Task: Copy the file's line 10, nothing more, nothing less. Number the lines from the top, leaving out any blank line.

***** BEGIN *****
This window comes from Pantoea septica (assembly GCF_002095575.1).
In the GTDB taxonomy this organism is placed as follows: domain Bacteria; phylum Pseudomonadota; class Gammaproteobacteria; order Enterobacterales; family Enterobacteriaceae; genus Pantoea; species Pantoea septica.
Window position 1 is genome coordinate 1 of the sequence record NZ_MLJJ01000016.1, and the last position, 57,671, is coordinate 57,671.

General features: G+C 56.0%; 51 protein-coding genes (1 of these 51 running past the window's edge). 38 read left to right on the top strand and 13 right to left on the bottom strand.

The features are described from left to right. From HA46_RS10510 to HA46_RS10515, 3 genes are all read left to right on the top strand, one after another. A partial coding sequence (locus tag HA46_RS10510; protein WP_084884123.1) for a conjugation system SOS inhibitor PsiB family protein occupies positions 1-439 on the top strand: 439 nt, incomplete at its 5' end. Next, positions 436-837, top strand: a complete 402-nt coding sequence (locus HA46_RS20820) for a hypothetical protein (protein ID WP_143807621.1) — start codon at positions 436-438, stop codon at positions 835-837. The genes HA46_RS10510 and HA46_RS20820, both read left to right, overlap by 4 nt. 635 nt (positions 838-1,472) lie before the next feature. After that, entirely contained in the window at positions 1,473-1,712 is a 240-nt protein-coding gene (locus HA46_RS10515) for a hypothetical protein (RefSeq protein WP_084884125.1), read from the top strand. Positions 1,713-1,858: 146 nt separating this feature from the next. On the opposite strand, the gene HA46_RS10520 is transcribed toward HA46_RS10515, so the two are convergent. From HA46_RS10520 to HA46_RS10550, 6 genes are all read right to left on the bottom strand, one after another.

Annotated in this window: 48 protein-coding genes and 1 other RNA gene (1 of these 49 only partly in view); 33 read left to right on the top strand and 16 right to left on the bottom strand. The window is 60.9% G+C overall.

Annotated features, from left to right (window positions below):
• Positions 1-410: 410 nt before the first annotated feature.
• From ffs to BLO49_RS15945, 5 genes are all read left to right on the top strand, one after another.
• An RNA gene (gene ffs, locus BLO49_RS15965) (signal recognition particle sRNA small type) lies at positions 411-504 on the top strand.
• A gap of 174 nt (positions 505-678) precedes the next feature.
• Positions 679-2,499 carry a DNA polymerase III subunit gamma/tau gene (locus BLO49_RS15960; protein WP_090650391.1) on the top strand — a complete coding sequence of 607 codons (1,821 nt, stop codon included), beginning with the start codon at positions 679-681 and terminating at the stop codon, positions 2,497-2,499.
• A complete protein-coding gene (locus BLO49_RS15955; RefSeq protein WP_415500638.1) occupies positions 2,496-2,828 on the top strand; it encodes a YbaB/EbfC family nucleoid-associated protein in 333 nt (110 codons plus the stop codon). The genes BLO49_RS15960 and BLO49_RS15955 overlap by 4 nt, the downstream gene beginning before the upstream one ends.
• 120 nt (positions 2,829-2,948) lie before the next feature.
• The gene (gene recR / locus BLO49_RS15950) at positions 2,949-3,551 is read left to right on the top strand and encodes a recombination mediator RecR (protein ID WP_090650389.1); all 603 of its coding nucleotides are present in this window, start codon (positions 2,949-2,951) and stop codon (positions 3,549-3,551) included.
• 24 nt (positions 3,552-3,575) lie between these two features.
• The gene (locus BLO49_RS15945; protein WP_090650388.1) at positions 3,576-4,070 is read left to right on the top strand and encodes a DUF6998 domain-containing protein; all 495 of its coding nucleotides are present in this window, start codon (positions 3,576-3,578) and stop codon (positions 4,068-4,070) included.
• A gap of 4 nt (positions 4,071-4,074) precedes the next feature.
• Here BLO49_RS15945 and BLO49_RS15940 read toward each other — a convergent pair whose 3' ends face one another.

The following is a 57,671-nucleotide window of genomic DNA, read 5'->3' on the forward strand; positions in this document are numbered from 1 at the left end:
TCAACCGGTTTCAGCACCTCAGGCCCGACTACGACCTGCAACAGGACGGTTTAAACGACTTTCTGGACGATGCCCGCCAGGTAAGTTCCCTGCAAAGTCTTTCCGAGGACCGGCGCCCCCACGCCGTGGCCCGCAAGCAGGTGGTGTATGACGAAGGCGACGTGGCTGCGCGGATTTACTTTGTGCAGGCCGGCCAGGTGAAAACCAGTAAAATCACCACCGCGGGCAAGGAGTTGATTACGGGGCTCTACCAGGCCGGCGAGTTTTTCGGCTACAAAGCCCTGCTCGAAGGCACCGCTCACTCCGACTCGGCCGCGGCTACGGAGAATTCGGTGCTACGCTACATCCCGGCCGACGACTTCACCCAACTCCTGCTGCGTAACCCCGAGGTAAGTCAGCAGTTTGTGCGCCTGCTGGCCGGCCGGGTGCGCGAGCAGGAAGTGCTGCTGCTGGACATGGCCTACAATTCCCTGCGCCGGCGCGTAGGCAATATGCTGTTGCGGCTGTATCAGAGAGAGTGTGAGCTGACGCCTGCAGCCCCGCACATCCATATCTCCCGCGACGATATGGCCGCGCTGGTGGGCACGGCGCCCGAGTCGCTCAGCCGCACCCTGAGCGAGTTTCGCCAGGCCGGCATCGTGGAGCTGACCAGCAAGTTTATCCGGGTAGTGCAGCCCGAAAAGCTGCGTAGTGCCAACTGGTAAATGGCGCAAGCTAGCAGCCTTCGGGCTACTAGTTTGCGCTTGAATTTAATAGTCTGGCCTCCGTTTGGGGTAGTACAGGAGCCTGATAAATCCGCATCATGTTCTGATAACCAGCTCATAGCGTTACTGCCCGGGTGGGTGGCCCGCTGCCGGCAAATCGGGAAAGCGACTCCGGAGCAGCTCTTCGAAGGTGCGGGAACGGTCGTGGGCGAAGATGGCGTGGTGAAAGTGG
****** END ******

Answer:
• An RNA gene (gene ffs, locus BLO49_RS15965) (signal recognition particle sRNA small type) lies at positions 411-504 on the top strand.